RIKEN biologists, in an astounding discovery with significant inferences for developmental biology and regenerative medicine, have found how mechanical forces direct the eye formation in chick embryos.
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The development of a healthy embryo is channeled via the complex interaction of varied genetic, physical, and chemical “instructions.” In vertebrate embryos, the visual system emerges from a structure called the optic vesicle. This originates at one end of the neural tube, which is the complete nervous system’s progenitor.
The optic vesicle spreads in both directions laterally during normal growth, and two eyes eventually form at those projections’ ends. The left and right optic vesicles will not elongate when this process goes awry. Rather, their tips merge in the center of the face, which forms a single eye.
Five scientists from the RIKEN Center for Biosystems Dynamics Research aimed to discover how faults in a gene known as sonic hedgehog (SHH) add up to the “cyclopia” birth defect.
Yoshihiro Morishita, the Team Leader, highlights that hundreds of papers have delineated the role of SHH in controlling the proliferation and differentiation of cells in the development of an extensive range of organs, along with the eyes. However, it is not clear accurately how SHH aids in guiding dynamic tissue deformation to create organ-specific morphologies.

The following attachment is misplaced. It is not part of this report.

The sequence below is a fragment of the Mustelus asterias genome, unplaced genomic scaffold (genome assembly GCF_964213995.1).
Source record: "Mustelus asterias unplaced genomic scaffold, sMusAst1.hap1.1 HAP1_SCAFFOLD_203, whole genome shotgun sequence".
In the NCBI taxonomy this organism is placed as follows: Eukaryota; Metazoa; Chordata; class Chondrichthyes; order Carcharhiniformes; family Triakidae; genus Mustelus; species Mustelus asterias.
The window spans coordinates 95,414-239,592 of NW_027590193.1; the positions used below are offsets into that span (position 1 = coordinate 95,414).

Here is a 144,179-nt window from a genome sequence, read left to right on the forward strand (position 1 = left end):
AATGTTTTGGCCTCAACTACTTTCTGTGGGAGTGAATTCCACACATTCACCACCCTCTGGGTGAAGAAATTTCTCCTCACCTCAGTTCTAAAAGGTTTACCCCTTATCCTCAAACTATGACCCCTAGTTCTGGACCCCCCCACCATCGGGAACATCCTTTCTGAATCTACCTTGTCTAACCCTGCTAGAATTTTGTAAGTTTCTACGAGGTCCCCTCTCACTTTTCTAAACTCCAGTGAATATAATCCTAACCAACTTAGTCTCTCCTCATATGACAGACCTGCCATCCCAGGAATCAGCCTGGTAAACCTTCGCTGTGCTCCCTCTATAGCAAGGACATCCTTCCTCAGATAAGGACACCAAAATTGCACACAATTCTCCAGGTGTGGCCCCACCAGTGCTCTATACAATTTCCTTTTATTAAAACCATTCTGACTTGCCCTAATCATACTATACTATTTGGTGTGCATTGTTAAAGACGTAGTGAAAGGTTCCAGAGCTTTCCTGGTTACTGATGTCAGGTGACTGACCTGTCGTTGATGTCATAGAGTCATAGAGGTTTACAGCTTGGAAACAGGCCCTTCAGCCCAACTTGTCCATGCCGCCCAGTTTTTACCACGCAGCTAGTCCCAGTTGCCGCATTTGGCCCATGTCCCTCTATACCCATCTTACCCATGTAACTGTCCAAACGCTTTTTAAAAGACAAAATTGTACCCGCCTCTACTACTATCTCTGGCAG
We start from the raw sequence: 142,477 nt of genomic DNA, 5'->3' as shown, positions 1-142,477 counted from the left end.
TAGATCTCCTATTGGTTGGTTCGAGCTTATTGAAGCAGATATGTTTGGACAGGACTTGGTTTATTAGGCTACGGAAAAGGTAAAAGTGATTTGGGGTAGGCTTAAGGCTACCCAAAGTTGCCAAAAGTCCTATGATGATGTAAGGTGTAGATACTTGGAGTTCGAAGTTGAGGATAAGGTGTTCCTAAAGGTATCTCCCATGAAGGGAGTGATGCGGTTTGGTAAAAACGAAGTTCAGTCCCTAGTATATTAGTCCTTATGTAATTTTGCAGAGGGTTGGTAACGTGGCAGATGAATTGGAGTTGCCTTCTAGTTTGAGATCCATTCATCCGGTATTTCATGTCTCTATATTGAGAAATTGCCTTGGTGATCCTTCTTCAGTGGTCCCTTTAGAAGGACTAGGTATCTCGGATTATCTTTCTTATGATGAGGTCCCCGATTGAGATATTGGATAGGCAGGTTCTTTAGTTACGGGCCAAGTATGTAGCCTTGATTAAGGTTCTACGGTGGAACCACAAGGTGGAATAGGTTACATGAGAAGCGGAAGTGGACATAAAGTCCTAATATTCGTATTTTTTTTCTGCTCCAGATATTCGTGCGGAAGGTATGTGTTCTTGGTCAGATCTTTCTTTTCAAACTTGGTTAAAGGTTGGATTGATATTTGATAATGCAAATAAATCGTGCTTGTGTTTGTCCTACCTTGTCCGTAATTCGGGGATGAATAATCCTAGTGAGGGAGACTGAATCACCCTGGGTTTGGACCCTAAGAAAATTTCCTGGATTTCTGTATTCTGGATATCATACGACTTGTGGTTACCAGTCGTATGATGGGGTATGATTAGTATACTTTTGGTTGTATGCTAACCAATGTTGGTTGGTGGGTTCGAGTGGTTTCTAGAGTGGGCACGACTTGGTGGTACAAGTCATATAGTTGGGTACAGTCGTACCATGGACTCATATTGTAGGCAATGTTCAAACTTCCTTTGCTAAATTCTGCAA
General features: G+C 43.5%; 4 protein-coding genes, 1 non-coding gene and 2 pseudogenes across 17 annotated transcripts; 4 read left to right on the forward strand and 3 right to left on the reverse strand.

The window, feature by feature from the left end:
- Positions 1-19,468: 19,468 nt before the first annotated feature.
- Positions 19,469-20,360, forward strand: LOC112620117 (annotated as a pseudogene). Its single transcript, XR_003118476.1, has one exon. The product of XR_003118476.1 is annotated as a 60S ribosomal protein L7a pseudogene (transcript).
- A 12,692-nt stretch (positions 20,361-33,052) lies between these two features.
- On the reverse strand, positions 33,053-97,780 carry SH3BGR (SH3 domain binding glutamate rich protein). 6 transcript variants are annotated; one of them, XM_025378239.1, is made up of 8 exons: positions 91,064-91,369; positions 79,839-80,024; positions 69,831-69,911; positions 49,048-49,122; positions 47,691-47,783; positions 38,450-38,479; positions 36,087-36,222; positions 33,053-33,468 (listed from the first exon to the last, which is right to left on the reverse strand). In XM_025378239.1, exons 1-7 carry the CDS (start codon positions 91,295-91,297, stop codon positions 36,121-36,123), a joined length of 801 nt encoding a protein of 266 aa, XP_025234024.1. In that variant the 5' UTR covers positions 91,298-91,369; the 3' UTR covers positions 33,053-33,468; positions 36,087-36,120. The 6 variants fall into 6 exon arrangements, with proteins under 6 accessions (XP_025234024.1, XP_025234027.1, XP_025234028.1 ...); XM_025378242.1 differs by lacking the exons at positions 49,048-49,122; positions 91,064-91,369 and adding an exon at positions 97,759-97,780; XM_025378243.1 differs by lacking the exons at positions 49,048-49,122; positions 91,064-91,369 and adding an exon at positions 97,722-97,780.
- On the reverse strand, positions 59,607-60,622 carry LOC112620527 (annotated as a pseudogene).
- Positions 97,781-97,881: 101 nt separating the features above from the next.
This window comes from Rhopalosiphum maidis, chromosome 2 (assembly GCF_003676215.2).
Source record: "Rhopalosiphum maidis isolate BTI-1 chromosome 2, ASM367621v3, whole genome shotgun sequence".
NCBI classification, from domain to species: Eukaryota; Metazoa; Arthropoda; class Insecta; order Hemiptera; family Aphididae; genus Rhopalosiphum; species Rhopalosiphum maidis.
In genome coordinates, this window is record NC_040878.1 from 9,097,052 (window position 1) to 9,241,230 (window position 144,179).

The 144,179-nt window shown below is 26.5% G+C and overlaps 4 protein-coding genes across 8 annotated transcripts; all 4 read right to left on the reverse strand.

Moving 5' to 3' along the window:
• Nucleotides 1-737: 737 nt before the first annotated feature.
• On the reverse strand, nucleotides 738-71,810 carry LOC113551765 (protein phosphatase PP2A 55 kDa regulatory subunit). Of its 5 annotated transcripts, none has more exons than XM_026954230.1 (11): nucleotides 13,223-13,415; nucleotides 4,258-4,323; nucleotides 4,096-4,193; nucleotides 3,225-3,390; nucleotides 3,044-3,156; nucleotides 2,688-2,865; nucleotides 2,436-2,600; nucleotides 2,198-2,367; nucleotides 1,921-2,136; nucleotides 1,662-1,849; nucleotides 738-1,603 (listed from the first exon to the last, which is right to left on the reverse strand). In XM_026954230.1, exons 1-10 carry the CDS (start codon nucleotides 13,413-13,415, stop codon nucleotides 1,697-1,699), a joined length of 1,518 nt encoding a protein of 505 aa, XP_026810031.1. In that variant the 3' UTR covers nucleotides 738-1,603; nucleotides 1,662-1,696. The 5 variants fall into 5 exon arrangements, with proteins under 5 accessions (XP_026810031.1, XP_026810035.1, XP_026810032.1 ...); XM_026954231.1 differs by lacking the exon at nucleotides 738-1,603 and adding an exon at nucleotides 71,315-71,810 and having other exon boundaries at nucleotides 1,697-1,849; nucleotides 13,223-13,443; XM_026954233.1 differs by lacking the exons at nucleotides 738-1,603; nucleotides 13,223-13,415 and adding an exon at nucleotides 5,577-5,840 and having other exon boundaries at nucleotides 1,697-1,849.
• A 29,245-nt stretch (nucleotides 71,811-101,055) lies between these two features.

To study this, the researchers compared the pattern of collective cell motion and its support to tissue dynamics in the development of eyes in healthy chick embryos with that in SHH inhibitor-treated embryos.
To their astonishment, they found that signaling of SHH controls response to and sensing of physical force, managing the direction of cell motion and rearrangement in the given stress setting inside the forebrain tissue.
The direction of stress differs depending on the location within the tissue, which in turn changes the direction and degree of elongation and shrinkage, resulting in the creation of the desired shape.
Yoshihiro Morishita, Team Leader, RIKEN
Upon the disruption of this response and sensing capacity by the SHH inhibitor, the optic vesicle cells will not know where to go anymore and fail to go through the lateral branching needed for producing a pair of functional eyes.
For many reasons, this discovery is exciting. Given the significant role played by SHH in many organs’ development, mechanical response and sensing may be a much more vital driver of tissue formation and organization than previously known. By extension, “randomized cellular behaviors due to loss of mechanosensation might be a common cause of different congenital malformations,” Morishita says.
A further understanding of this mechanism can also be advantageous for scientists attempting to recapitulate the formation of organs in the laboratory as an instrument for the development of transplantable tissues or disease research.
Ohtsuka, D. et al. (2022) Cell disorientation by loss of SHH-dependent mechanosensation causes cyclopia. Science Advances. doi.org/10.1126/sciadv.abn2330.